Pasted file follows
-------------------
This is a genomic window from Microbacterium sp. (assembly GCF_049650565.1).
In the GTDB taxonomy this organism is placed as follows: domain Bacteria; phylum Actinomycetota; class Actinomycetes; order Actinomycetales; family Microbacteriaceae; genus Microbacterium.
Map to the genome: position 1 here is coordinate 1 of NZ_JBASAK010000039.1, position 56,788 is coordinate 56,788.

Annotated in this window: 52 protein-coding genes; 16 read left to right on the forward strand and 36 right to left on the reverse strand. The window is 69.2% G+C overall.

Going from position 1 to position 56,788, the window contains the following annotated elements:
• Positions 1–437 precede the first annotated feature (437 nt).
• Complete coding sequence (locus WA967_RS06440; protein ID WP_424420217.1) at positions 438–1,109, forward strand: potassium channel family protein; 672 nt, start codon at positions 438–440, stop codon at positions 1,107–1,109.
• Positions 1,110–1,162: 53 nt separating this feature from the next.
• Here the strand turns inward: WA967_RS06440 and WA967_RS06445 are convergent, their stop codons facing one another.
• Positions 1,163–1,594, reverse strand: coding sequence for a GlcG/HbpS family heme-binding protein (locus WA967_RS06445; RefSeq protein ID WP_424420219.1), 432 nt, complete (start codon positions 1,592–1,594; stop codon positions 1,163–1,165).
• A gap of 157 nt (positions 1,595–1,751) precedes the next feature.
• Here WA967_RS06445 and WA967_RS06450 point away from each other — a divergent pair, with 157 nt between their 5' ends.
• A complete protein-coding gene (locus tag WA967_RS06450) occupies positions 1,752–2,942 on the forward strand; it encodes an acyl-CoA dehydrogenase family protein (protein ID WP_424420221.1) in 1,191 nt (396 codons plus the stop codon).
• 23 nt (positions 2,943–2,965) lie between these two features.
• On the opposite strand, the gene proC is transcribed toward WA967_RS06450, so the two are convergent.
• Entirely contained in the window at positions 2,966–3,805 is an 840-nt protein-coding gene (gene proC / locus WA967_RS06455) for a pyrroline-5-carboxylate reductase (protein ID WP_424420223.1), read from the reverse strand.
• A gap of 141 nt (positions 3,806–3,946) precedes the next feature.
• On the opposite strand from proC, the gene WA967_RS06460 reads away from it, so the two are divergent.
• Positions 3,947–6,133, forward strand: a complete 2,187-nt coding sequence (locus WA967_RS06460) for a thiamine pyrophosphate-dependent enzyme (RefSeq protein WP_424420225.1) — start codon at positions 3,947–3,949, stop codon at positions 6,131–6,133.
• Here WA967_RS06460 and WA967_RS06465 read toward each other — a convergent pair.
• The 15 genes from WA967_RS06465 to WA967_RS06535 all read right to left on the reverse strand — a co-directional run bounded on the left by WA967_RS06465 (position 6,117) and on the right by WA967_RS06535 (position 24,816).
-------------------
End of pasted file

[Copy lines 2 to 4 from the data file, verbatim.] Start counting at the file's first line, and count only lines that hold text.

In the GTDB taxonomy this organism is placed as follows: domain Bacteria; phylum Actinomycetota; class Actinomycetes; order Actinomycetales; family Microbacteriaceae; genus Microbacterium.
Map to the genome: position 1 here is coordinate 1 of NZ_JBASAK010000039.1, position 56,788 is coordinate 56,788.

Annotated in this window: 52 protein-coding genes; 16 read left to right on the forward strand and 36 right to left on the reverse strand. The window is 69.2% G+C overall.